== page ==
So I've been watching this show called The Goldbergs, which I like because of all the random 80s references, and also for the catchphrase of the mother, which is the inspiration for this rambling. I Have Failed As A Mother. There are so many ways in which this is true, there's not room for them in a katrillion blogs, so I'll just give you the highlight reel.
I loathe the grocery store with an unhealthy loathing that borders on pathological. Therefore, I am often found staring into a refrigerator that has nothing in it but several juice bottles with a centimeter (or less) of liquid in them, some rotten broccoli, leftovers which have begun to reproduce, and wine. In the freezer, I'll find organic chicken and vodka. Aside from that bit of solid proof that I am, in fact, a suburban mom, I'll slowly realize that I'll have to subject my children to *gasp* SCHOOL LUNCH because there is nothing edible in the house. Have you seen school lunch the last couple of years? I wouldn't feed it to a feral cat, and yet my children are subjected to it on about a weekly basis because I can't bring myself to endure Kroger. I Have Failed As A Mother.
I have a job as a high school English teacher, which I love just as much as I loathe the grocery store. I'm fortunate to work with fabulous people. I teach bright-eyed youngsters who are as riveted by the subtle nuance of Thoreau and Fitzgerald and Longfellow and Dickinson and Charlotte Perkins Gilman as I (this may just be fantasy, by the way, but it gets me through the day). This job often keeps me at school until 4:00, 4:30, or later. My kids get home around 3:15 and must fend for themselves, pending my eventual arrival home, at which time they swarm around me and start demanding dinner. See above re: the grocery store. Sometimes dinner is, well, sad (or delivered by the pizza delivery guy, who looks at me with a thinly veiled smirk that says, "Cook some real food, lady"). I Have Failed As A Mother.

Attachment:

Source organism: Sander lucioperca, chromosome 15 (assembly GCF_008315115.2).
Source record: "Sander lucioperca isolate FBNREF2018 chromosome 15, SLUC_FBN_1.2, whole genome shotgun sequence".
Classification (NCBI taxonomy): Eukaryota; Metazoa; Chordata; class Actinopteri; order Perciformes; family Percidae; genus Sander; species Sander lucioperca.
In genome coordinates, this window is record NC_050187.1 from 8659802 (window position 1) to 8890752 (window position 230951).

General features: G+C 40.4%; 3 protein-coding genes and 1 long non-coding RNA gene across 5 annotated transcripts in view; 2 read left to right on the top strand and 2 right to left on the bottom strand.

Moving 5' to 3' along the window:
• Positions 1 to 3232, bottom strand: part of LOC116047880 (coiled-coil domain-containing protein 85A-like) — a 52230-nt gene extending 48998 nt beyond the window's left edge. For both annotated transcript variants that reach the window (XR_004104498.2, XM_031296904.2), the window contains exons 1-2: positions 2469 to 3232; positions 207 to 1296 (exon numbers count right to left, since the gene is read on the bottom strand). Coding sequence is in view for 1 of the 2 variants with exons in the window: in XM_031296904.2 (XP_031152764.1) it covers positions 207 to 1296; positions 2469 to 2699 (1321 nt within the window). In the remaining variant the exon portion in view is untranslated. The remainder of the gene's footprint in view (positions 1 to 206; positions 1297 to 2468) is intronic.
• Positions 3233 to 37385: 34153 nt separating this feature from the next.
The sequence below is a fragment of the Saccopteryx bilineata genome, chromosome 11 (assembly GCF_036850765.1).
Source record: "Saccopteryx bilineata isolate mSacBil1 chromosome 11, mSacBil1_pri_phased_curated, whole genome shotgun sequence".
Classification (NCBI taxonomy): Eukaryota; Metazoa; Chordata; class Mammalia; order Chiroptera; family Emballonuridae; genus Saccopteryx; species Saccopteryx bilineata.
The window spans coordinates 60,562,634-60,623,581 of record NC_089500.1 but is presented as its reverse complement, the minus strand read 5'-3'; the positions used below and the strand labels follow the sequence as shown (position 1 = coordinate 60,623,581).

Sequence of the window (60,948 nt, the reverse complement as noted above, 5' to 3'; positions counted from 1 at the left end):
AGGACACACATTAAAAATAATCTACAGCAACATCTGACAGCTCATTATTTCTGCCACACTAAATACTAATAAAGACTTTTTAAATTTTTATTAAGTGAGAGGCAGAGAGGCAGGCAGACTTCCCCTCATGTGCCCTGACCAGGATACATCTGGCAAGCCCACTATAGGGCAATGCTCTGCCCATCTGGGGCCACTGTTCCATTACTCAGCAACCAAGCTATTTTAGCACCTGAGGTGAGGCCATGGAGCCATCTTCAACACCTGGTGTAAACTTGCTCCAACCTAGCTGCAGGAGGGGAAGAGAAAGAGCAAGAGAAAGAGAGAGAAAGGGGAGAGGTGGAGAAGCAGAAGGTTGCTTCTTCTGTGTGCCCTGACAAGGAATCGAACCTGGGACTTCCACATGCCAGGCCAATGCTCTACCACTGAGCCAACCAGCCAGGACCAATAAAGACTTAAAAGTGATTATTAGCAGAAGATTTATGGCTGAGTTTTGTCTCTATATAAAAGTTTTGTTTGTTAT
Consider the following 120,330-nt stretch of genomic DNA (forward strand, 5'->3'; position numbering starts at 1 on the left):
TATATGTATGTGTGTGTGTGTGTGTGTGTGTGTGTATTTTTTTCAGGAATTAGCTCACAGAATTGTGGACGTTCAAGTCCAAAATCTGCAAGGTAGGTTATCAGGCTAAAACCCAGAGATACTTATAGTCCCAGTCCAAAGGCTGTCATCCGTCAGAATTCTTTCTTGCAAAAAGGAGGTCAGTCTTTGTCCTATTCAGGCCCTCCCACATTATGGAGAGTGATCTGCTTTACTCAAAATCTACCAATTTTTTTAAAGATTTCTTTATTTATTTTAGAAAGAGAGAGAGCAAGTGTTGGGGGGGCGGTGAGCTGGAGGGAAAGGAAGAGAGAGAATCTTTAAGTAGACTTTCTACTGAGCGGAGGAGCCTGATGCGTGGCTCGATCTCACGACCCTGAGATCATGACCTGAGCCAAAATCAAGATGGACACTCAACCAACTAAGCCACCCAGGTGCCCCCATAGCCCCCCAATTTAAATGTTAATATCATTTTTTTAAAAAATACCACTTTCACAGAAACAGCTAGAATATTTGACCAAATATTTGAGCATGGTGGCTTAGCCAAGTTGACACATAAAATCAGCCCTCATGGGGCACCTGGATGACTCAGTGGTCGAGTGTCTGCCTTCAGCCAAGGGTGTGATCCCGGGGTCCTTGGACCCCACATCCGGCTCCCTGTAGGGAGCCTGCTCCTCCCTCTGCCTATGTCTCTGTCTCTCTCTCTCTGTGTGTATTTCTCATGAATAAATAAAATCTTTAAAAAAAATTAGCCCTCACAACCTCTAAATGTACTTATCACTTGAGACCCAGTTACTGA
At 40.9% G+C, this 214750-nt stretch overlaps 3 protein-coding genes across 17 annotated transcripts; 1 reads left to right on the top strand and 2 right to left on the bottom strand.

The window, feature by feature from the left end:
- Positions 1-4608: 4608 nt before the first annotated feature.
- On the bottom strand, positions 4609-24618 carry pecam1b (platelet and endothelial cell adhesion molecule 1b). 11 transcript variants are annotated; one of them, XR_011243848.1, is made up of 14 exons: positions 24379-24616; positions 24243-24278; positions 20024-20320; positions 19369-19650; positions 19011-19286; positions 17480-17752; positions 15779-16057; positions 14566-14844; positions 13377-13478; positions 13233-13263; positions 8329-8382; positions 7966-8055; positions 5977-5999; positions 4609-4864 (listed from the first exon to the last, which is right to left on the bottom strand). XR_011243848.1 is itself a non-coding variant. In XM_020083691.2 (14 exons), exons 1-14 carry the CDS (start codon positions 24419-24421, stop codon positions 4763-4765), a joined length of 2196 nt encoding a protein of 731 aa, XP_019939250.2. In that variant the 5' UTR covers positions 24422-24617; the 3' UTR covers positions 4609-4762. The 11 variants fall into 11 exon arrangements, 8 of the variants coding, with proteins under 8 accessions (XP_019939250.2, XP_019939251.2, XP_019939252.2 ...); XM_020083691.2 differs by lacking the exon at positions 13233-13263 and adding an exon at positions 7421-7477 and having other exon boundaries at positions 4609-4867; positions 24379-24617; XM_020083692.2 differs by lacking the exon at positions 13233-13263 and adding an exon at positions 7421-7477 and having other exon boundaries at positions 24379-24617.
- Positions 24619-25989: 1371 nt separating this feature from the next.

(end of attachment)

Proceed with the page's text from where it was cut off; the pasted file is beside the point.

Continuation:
My kids have gone to school in stained clothing. I've missed ball games/dance competitions/concerts. Sometimes those kids don't brush their hair and they skip breakfast and they forget their homework. Sometimes I ignore them so I can meet a writing deadline, go to Orangetheory to sweat out some aggression, grade papers, update social media, or just be catatonic for awhile. I Have Failed As A Mother.
Then I really think about the pressure I put on myself. Why am *I* fixing lunch for three kids who are in middle and high school? Why am *I* doing their laundry? Why do *I* feel responsible for keeping them entertained? Why don't *I* learn to use the Curbside Pickup option at Kroger to save myself from enduring the store itself? How did this happen? Perhaps the real way I Have Failed As A Mother is by not fostering more independence in those kids. Not so long ago when I was a kid, it would never have occurred to most moms to feel guilty or even bat an eye about these things. In fact, my mom hardly ever even knew where I was; if I wanted clean clothes, I knew where the washer was; and dinner came in brightly covered packages in the freezer and were microwaveable. She did not feel like she had Failed As A Mother, and I grew up to be a pretty resourceful person.
I did ask my kids the other day if I had Failed Them As A Mother. The daughter rolled her eyes and went to her room, which was expected but not helpful. My sons told me not to be ridiculous and one of them hugged me. They seem to be all right in spite of my Failures As A Mother. In fact, it seems I am the only one who notices. Perhaps, one day, I'll look back on all these Failures and laugh. I certainly hope so.
Courtney is a most fabulous writer and elementary high-ability teacher. She is the author of two novels - see the "Cate Books" page of this site for information! Watch for updates about future books that need to be part of your personal library. In the meanwhile, enjoy her pithy life observations.